The gold dollar series contains a number of rare issues but, excluding the virtually uncollectible 1849-C Open Wreath, it is a set that can be completed. What I like about these coins is that many of the issues have a very distinctive “character” due to the way that they were produced. For more information about gold dollars, please feel free to contact me via email at

The Ten Rarest Liberty Head Quarter Eagles

The response to the article that I wrote last month on the ten rarest Liberty Head eagles was so overwhelmingly positive that I’ve decided to extend this format to other denominations of Liberty Head gold. This month’s topic: quarter eagles. The Liberty Head quarter eagle series was produced from 1840 through 1907. Unlike the larger denomination issues of this type, quarter eagles were never produced at the Carson City or Denver mints. Thus, these coins were produced at five facilities: Philadelphia, San Francisco, New Orleans, Charlotte and Dahlonega.

There are numerous ways in which to collect Liberty Head quarter eagles. Most specialists focus on the issues from a specific mint. The most popular individual mint is Dahlonega, followed by Charlotte and New Orleans.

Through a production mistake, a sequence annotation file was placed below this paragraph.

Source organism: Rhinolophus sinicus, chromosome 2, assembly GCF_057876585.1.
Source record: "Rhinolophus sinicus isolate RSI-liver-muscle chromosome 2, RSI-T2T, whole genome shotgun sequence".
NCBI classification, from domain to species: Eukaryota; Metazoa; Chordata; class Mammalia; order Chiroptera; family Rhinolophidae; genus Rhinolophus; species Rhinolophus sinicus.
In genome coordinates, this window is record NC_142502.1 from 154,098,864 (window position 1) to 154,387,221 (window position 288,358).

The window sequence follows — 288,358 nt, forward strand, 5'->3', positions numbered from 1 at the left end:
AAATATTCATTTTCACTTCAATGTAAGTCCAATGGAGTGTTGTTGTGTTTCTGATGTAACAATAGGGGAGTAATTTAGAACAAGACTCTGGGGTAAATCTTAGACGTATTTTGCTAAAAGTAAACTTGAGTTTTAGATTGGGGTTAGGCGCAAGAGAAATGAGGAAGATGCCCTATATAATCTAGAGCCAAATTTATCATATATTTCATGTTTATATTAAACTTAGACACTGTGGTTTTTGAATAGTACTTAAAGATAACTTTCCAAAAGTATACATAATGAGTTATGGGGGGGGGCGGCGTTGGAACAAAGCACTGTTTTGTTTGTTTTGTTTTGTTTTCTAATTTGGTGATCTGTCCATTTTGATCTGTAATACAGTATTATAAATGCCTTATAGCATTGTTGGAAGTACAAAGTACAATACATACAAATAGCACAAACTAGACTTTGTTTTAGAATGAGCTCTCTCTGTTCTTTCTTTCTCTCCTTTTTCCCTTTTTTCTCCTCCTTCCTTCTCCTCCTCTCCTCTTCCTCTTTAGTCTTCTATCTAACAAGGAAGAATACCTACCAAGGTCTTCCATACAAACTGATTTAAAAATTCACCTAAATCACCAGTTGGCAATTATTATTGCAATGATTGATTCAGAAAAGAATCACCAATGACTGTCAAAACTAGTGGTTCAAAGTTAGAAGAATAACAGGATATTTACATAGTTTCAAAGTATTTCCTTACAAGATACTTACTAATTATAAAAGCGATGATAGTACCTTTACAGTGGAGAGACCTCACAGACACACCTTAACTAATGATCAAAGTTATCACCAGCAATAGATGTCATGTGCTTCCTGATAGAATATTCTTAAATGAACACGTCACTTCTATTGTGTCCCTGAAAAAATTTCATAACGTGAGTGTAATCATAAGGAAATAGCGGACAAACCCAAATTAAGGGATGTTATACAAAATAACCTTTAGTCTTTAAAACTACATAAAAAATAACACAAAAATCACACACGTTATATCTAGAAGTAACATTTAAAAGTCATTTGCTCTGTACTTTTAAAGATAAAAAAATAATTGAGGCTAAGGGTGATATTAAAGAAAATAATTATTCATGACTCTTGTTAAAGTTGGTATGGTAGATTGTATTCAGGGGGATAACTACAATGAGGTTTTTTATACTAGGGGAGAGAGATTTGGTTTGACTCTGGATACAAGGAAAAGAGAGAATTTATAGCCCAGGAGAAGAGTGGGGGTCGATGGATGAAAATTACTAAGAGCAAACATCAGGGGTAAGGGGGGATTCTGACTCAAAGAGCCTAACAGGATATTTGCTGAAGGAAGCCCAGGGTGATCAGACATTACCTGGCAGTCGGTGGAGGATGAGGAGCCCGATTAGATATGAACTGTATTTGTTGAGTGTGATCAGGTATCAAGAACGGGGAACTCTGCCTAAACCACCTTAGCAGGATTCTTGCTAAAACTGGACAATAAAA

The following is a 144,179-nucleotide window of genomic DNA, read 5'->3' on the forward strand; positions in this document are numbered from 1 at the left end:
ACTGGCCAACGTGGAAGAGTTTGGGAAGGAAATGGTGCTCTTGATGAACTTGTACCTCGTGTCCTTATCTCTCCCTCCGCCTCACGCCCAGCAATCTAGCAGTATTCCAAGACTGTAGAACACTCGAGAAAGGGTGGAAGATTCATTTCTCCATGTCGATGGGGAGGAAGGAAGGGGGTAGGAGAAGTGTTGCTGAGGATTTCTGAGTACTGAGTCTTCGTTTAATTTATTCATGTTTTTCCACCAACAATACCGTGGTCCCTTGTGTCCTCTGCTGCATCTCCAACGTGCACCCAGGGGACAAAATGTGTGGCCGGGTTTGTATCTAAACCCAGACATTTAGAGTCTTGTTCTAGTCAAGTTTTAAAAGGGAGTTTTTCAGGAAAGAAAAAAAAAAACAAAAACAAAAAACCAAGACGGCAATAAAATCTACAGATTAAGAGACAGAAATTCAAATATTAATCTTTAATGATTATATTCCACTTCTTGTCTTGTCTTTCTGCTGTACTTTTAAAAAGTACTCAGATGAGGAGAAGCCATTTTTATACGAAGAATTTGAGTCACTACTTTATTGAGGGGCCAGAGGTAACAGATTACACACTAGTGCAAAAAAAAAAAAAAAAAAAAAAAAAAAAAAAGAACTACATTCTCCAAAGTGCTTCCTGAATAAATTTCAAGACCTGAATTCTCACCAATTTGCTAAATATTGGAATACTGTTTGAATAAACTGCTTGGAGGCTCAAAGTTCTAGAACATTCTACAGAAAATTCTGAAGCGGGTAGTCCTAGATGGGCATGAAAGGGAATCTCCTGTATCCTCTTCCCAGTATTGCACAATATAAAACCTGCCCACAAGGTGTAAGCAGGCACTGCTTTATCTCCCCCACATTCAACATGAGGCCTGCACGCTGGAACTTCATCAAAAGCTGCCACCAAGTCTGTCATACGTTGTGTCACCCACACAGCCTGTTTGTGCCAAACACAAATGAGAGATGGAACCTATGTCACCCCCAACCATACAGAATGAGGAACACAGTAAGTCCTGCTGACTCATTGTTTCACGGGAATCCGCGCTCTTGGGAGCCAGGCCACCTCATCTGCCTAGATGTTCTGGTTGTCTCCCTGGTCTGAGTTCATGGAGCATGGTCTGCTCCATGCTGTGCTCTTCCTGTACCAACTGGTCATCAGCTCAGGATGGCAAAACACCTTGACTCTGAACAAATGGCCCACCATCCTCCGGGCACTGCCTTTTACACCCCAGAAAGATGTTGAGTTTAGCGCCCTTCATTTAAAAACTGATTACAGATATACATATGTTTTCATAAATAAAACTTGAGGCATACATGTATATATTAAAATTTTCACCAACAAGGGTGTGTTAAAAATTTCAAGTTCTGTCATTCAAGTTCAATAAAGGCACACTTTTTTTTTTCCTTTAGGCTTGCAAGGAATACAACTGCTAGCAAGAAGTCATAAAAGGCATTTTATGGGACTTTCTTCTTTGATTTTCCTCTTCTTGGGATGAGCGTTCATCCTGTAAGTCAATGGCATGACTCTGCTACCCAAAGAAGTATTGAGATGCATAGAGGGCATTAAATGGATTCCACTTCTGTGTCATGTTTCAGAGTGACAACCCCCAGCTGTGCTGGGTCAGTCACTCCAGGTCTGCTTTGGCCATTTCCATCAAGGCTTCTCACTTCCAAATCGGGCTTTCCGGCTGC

A small but dedicated cadre of collectors attempts to put together a complete set of Liberty Head quarter eagles. Such a set can be completed although at least two or three issues are very rare and quite expensive. This set is impossible to complete in Uncirculated due to the unavailability of at least one issue (the 1854-S) in Mint State. Every other issue, however, is known in Uncirculated although a number of these are extremely rare.

Some of the collectors who are attempting to assemble a complete set of Liberty Head quarter eagles also include significant varieties. These are generally limited to the ones that are recognized by PCGS and/or NGC.

One interesting way to collect this series would be to focus on the major rarities or key issues. But in the case of the Liberty Head quarter eagles, the most famous coins are not necessarily the rarest. Most readers of this article will be surprised that I have not included the famous 1848 CAL in the list of the ten rarest issues of this type. Even though this is clearly one of the ten most popular (and most desirable) issues, it is less scarce than generally acknowledged and it does not make the Top Ten list.

Without further ado, here are the ten rarest Liberty Head quarter eagles along with pertinent information about each issue:

1. 1854-S

2. 1841

3. 1863

4. 1864

5. 1865

6. 1856-D

7. 1855-D

8. 1875

9. 1866

10. 1842